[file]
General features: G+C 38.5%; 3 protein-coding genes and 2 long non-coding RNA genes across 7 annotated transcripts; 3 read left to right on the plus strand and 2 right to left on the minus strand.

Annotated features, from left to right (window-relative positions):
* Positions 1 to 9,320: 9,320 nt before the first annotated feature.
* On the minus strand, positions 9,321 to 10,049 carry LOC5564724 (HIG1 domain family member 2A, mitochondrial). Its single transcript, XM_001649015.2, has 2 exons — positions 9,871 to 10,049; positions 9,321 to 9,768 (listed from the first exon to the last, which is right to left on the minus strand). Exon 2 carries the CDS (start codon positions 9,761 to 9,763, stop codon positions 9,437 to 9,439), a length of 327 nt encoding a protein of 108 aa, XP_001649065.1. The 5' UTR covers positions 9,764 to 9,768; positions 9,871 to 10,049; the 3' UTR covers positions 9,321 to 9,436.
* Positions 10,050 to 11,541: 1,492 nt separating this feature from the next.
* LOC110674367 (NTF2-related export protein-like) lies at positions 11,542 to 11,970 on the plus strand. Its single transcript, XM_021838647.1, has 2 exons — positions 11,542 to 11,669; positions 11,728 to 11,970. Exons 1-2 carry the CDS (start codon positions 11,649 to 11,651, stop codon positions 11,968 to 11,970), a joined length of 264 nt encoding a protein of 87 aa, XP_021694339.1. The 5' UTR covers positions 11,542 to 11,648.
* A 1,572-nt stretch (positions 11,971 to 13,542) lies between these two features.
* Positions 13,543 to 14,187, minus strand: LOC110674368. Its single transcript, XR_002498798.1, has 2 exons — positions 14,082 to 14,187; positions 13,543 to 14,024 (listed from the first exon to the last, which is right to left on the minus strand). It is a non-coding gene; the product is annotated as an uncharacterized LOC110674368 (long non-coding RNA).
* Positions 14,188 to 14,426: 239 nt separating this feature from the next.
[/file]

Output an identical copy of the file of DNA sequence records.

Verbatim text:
General features: G+C 38.5%; 3 protein-coding genes and 2 long non-coding RNA genes across 7 annotated transcripts; 3 read left to right on the plus strand and 2 right to left on the minus strand.

Annotated features, from left to right (window-relative positions):
* Positions 1 to 9,320: 9,320 nt before the first annotated feature.
* On the minus strand, positions 9,321 to 10,049 carry LOC5564724 (HIG1 domain family member 2A, mitochondrial). Its single transcript, XM_001649015.2, has 2 exons — positions 9,871 to 10,049; positions 9,321 to 9,768 (listed from the first exon to the last, which is right to left on the minus strand). Exon 2 carries the CDS (start codon positions 9,761 to 9,763, stop codon positions 9,437 to 9,439), a length of 327 nt encoding a protein of 108 aa, XP_001649065.1. The 5' UTR covers positions 9,764 to 9,768; positions 9,871 to 10,049; the 3' UTR covers positions 9,321 to 9,436.
* Positions 10,050 to 11,541: 1,492 nt separating this feature from the next.
* LOC110674367 (NTF2-related export protein-like) lies at positions 11,542 to 11,970 on the plus strand. Its single transcript, XM_021838647.1, has 2 exons — positions 11,542 to 11,669; positions 11,728 to 11,970. Exons 1-2 carry the CDS (start codon positions 11,649 to 11,651, stop codon positions 11,968 to 11,970), a joined length of 264 nt encoding a protein of 87 aa, XP_021694339.1. The 5' UTR covers positions 11,542 to 11,648.
* A 1,572-nt stretch (positions 11,971 to 13,542) lies between these two features.
* Positions 13,543 to 14,187, minus strand: LOC110674368. Its single transcript, XR_002498798.1, has 2 exons — positions 14,082 to 14,187; positions 13,543 to 14,024 (listed from the first exon to the last, which is right to left on the minus strand). It is a non-coding gene; the product is annotated as an uncharacterized LOC110674368 (long non-coding RNA).
* Positions 14,188 to 14,426: 239 nt separating this feature from the next.